Pitching is just like being the nervous suitor asking for a date. Is she or he going to like you? Do you have an exciting or intriguing personality? Do you have passion? This is where initial appearances do matter. Here are 6 ways to make sure you go home with them at the end of the evening.
1. Google, Facebook and IMDB them. i.e. Do your research. How promiscuous are they? How many projects have they done and what genres do they like? Pitching horror to someone who does comedy is a sure way to go home alone.
2. Don’t be coy. Some people suggest you shouldn’t give away certain parts of your plot when you’re pitching – especially the ending. The idea is this sets up intrigue and will have the pitch-ee dying to read your script to find out what happens. NO. This is very wrong. Remember these people aren’t the viewers at home, or kids picking up a comic. They are busy professionals who don’t really want to read your script all the way through if they don’t have to. They want to know what they are buying. So while small character oriented scenes can be left out or summarized quickly up front to give a sense of persona, you need to hit them with the big moments. Those include the inciting incident, the act 1 break, the midpoint, large set pieces AND THE ENDING.
3. Don’t be too eager. While it’s true that you want to be excited by your project, you don’t want to be too effusive. Saying that your story is the “most unique” or “the best thing you’ve ever heard,” is going to make your date roll their eyes. And please, don’t ramble on – be precise with your story so yours is the one they remember from all their other dates.
4. Eye contact. Nothing turns a date off more than if they can’t look you in the eyes. They’re thinking, “Can this person be trusted? What are they hiding? Are they insecure?” Eye contact says that you’re confident and fully engaged with the person. And that goes a long way in this industry. So try not to look down at your notes too often and if you are pitching to multiple people, make sure to look at all of them at some point in the pitch. If there’s one person who’s really into it, you can linger on them a little longer. It will give you a huge boost of energy; and also get them to fight your corner.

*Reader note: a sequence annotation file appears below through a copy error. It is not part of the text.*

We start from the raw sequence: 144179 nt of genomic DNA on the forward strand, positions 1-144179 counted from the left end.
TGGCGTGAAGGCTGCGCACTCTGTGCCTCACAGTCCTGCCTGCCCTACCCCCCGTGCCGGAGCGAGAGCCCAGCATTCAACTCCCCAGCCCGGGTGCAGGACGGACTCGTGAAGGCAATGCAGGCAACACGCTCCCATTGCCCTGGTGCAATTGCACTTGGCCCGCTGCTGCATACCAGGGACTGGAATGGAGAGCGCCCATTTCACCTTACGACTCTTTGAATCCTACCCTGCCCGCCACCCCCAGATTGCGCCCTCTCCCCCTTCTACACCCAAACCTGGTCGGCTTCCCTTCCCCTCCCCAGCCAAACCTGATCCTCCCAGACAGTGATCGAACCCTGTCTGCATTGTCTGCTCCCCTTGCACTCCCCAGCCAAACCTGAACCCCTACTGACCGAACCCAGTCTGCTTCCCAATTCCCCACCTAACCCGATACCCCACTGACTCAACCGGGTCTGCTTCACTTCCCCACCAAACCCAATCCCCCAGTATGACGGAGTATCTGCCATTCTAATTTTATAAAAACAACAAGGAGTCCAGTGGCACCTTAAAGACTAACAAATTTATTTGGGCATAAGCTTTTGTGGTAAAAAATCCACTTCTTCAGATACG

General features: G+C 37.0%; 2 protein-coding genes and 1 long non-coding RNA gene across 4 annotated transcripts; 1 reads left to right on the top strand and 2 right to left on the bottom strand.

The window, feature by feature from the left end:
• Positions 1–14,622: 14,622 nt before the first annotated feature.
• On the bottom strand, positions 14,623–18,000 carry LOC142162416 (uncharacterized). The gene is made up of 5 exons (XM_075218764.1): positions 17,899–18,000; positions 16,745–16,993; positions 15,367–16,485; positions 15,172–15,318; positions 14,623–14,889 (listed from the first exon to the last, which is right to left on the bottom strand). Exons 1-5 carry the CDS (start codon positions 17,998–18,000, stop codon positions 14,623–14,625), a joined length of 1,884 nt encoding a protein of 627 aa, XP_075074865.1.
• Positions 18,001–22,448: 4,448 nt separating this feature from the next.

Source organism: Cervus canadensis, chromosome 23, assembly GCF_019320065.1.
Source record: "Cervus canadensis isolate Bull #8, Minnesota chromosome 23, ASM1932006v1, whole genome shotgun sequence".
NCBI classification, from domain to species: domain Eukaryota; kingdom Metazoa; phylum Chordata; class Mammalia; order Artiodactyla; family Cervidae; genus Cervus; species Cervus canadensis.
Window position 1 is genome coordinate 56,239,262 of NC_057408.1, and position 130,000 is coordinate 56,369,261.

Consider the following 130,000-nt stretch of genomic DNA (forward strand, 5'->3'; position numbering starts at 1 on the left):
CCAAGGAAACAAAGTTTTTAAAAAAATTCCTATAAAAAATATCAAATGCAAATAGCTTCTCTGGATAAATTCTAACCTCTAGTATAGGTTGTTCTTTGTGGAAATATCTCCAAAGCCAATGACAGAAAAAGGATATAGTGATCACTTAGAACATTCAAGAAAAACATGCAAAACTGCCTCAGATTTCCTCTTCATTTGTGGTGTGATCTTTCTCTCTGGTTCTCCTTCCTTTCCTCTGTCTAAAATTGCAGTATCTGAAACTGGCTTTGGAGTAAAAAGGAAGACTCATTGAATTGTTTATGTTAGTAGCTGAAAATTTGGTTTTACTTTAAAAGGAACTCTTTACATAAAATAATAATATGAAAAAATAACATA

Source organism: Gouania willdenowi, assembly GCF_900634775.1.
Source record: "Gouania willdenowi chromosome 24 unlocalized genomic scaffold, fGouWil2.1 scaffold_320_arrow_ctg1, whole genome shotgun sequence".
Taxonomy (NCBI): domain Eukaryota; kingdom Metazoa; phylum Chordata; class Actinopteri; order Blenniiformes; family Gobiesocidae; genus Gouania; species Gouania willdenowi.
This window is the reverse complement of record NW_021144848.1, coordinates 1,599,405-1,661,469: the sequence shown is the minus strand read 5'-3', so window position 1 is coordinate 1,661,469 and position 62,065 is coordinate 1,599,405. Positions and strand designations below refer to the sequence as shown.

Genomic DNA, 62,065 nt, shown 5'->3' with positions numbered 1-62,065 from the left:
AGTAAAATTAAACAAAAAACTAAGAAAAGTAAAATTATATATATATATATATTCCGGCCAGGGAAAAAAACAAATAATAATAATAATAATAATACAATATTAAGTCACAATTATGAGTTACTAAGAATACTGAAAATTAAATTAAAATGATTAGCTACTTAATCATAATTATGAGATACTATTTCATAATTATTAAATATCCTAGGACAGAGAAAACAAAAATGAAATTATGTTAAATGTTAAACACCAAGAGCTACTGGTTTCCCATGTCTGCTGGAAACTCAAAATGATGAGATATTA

5. Don’t be a robot. We’ve all had that professor or been to that conference where we fall asleep by the monotone speaker. Well, imagine that on a date. Yawn! You are supposed to be selling a story – so get them excited! Speak up. Change your cadence. Stress important words and sequences. If you can seduce them with your presentation, you seduce them into bed.
6. Don’t worry about a bad date. You’ve been trying to get that special someone to go out with you for what seems like forever. They finally say “yes.” And when you go out – fizzle, fizzle, fizzle. It happens. It’s disappointing. But don’t worry about it. The good news about this industry is that there are a lot of people to pitch to and they all need different things. So get back out there. Work your network. And keep pitching!
If you want a good opportunity to go out on some serious “dates” in Los Angeles, let us be your matchmakers with The Hollywood Field Trip. It’s a week of meetings with top producers, agents and managers, all looking for the next creative love of their lives.
Dates in April, June and October, 2014. Two spots left for the April trip and discounts are available. Special discount for this April’s trip with discount code: APRIL2014. Go to the Hollywood Field Trip website for more information.
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When I pitched for the first time, I had absolutely zero experience at it. I was kind of thrown in at the deep end. I remembered the things I needed to talk about so just poured it out from the heart. I gave the title, they liked it, I gave the logline, they loved it. I then spoke about the general plot but the pitchee couldn’t see the conflict, so I explained a bit more of the plot and he understood and requested the script. To say I winged it would be an understatement but I believe I pulled it off because I knew my story inside out and could express it with passion.
I remember the first time I gave a pitch. I was totally unprepared. Crash and burn.